School is in season |

School is in season

If there is one thing the Sugar Bowl Academy doesn’t have, it’s an attendance problem.

But over half of the students live at the school itself, so playing hooky isn’t really an option.

And with a class held on the slopes of Sugar Bowl Ski Resort, who would want to miss a day anyway?

“They are living a dream,” Head of School Andy Biederman said of the academy’s student body.

Nestled at the base of Donner Peak just off Old Highway 40 near Sugar Bowl and Donner Ski Ranch, the academy is the only private nonprofit college preparatory boarding school in California.

The school follows in the tradition of over a dozen ski academies back east, most of which are in New England, that allow high school students to compete in the demanding world of competitive ski racing while also receiving a top-notch education.

“We are the only true ski academy on the West Coast,” Biederman said. “Daron Rahlves went to a ski academy in Vermont, because there wasn’t anything out here.”

While the academy is dependent on Sugar Bowl Ski Resort for a training ground, it is under the auspices of the non-profit Sugar Bowl Ski Team Foundation.

The foundation, separate and distinct from the resort, oversees the academy and the much larger Sugar Bowl Ski Team.

Despite its relative youth, the academy is quickly building up to its capacity of 24-boarding and 15-day students.

“We hit 33 students this year, which is pretty rapid growth considering this was just an idea a couple of years ago,” said Biederman.

The academy, currently in the midst of its third year, is designed for young skiers with average to above average academics, a competitive alpine or Nordic racing background and lofty aspirations.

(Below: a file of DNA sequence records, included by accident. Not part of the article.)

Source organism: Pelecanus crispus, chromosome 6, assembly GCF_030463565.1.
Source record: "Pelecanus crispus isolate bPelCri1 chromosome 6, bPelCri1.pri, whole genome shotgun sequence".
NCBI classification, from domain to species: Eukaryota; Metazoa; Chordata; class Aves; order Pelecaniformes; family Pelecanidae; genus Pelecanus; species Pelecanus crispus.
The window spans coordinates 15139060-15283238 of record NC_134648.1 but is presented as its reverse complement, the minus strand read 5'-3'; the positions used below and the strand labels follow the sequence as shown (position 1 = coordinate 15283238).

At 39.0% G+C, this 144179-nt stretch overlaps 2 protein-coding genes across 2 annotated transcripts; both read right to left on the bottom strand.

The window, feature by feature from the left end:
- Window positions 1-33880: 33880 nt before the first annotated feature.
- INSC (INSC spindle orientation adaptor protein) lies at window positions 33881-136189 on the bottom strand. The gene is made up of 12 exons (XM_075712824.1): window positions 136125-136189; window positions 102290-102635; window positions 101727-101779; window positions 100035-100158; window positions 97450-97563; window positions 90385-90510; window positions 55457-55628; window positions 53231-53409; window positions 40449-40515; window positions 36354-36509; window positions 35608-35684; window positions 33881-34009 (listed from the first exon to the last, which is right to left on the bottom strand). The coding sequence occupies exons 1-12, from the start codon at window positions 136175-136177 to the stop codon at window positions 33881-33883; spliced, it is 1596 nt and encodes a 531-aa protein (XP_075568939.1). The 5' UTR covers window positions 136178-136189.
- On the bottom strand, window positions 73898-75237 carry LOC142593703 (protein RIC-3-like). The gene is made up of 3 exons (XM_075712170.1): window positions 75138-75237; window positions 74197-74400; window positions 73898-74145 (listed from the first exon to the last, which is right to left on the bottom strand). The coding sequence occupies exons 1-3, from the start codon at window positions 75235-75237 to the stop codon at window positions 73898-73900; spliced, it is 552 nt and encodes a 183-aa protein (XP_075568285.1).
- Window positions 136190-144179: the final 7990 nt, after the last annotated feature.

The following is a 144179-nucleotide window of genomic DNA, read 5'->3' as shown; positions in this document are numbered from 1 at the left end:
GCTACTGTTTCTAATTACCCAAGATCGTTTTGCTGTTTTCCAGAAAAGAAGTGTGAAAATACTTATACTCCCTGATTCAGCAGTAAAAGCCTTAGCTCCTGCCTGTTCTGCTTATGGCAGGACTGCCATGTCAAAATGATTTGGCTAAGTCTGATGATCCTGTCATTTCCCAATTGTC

But while classes are scheduled in order to accommodate the demanding race and travel schedules of the students, they don’t take a backseat to racing.

“The primary focus is academics, with a heavy emphasis on competitive ski racing,” Biederman said.

Small classes, which average seven students, allow the five full-time teachers to instruct a diverse group of middle and high school students.

“It’s a small tight-knit community,” Biederman said. “We are too small to have different cliches, plus they are all pursuing the same thing.”

Three of those community members, however, will soon be moving on, as the academy will hold its first graduation ceremony this May.

“We just got our first college acceptances this year,” Biederman noted.

Among others, the three graduating seniors, Cameron Steinback, Tor Solli-Nowlan and Michael Thomas, have been accepted to University of California, Santa Barbara, University of California, Santa Cruz, Gonzaga, and University of Portland.

While the academy places an equal emphasis on academics and racing, the students who attend do so in order to also participate in competitive racing, which brings with it a lot of traveling.

Tatiana Fields, a sophomore in her second year at the academy, said the schedule she keeps is only possible at a place like the Sugar Bowl Academy.

“You’re travelling every other week. And the high school wouldn’t allow you to miss that much time [in class],” she said.

Fields is off to a race in Minnesota this week, taking her chemistry, geometry and English work with her. And when she returns next week, she will have a full slate of midterms waiting for her.

“When you’re racing, you’re on the hill around 7 … then you race all day, then get back to your condo around 3 or 4, eat diner, wax your skis, then you have homework,” Fields said without a hint of exasperation. “But I think it pays off. Plus at the academy, you’re getting a great education to fall back on.”

With the exception of Mondays, when students are in class all day, a typical school day starts around 9 a.m. at Sugar Bowl, where students ski and train until noon.

Then they are back at the academy, in class until 4:15 p.m.

School starts in the fall with dryland training exercises, including weight training, inline skating and stretching exercises.

Then, once conditions are suitable, the students hit the slopes.

“September through April, competitive skiing is the focus outside of the classroom,” said Biederman.

That emphasis is what draws students from as far away as Arizona.

“That’s what brings the program to life. Otherwise, we would be just like any other private school,” Biederman said. “If you talk to the students, most will say it’s hard, it’s challenging, but they are doing what they love.”

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